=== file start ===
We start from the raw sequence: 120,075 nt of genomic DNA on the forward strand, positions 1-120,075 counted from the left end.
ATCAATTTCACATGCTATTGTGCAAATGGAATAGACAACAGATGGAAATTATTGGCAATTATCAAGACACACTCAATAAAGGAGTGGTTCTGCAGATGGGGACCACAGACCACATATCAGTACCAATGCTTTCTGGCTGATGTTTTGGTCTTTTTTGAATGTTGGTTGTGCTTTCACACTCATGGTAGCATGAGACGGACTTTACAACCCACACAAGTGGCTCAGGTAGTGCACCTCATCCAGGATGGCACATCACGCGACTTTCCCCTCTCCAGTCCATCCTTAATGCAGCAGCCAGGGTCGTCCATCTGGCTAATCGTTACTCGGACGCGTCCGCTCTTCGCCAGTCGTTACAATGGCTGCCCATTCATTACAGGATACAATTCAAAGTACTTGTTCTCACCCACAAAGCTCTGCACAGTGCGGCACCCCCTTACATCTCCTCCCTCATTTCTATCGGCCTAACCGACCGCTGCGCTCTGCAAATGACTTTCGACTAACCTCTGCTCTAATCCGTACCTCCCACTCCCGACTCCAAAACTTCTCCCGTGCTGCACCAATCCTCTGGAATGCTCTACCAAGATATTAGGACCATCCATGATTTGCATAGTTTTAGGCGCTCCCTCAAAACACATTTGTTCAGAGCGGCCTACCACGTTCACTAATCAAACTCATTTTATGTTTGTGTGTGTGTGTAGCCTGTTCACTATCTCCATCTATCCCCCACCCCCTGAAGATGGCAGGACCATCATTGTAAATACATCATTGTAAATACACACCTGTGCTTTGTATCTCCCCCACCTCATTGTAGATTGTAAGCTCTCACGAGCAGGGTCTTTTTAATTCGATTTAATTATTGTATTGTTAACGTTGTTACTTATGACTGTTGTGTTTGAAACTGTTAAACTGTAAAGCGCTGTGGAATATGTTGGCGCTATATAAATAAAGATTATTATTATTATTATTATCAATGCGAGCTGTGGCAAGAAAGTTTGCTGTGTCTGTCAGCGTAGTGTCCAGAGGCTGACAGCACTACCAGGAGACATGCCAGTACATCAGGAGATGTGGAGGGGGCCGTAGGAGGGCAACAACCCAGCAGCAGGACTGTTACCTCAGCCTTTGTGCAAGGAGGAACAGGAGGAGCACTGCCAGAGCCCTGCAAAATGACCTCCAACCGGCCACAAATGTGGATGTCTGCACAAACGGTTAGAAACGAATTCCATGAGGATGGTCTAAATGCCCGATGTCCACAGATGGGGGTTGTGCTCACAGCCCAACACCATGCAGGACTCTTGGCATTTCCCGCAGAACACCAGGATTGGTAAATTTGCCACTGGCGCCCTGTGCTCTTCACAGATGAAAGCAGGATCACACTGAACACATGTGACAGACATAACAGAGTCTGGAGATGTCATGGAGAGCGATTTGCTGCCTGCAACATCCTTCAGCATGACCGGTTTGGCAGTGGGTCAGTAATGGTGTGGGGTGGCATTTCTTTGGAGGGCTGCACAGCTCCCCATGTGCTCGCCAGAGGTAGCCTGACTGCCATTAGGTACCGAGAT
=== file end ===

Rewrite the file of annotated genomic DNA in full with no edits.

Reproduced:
We start from the raw sequence: 120,075 nt of genomic DNA on the forward strand, positions 1-120,075 counted from the left end.
ATCAATTTCACATGCTATTGTGCAAATGGAATAGACAACAGATGGAAATTATTGGCAATTATCAAGACACACTCAATAAAGGAGTGGTTCTGCAGATGGGGACCACAGACCACATATCAGTACCAATGCTTTCTGGCTGATGTTTTGGTCTTTTTTGAATGTTGGTTGTGCTTTCACACTCATGGTAGCATGAGACGGACTTTACAACCCACACAAGTGGCTCAGGTAGTGCACCTCATCCAGGATGGCACATCACGCGACTTTCCCCTCTCCAGTCCATCCTTAATGCAGCAGCCAGGGTCGTCCATCTGGCTAATCGTTACTCGGACGCGTCCGCTCTTCGCCAGTCGTTACAATGGCTGCCCATTCATTACAGGATACAATTCAAAGTACTTGTTCTCACCCACAAAGCTCTGCACAGTGCGGCACCCCCTTACATCTCCTCCCTCATTTCTATCGGCCTAACCGACCGCTGCGCTCTGCAAATGACTTTCGACTAACCTCTGCTCTAATCCGTACCTCCCACTCCCGACTCCAAAACTTCTCCCGTGCTGCACCAATCCTCTGGAATGCTCTACCAAGATATTAGGACCATCCATGATTTGCATAGTTTTAGGCGCTCCCTCAAAACACATTTGTTCAGAGCGGCCTACCACGTTCACTAATCAAACTCATTTTATGTTTGTGTGTGTGTGTAGCCTGTTCACTATCTCCATCTATCCCCCACCCCCTGAAGATGGCAGGACCATCATTGTAAATACATCATTGTAAATACACACCTGTGCTTTGTATCTCCCCCACCTCATTGTAGATTGTAAGCTCTCACGAGCAGGGTCTTTTTAATTCGATTTAATTATTGTATTGTTAACGTTGTTACTTATGACTGTTGTGTTTGAAACTGTTAAACTGTAAAGCGCTGTGGAATATGTTGGCGCTATATAAATAAAGATTATTATTATTATTATTATCAATGCGAGCTGTGGCAAGAAAGTTTGCTGTGTCTGTCAGCGTAGTGTCCAGAGGCTGACAGCACTACCAGGAGACATGCCAGTACATCAGGAGATGTGGAGGGGGCCGTAGGAGGGCAACAACCCAGCAGCAGGACTGTTACCTCAGCCTTTGTGCAAGGAGGAACAGGAGGAGCACTGCCAGAGCCCTGCAAAATGACCTCCAACCGGCCACAAATGTGGATGTCTGCACAAACGGTTAGAAACGAATTCCATGAGGATGGTCTAAATGCCCGATGTCCACAGATGGGGGTTGTGCTCACAGCCCAACACCATGCAGGACTCTTGGCATTTCCCGCAGAACACCAGGATTGGTAAATTTGCCACTGGCGCCCTGTGCTCTTCACAGATGAAAGCAGGATCACACTGAACACATGTGACAGACATAACAGAGTCTGGAGATGTCATGGAGAGCGATTTGCTGCCTGCAACATCCTTCAGCATGACCGGTTTGGCAGTGGGTCAGTAATGGTGTGGGGTGGCATTTCTTTGGAGGGCTGCACAGCTCCCCATGTGCTCGCCAGAGGTAGCCTGACTGCCATTAGGTACCGAGAT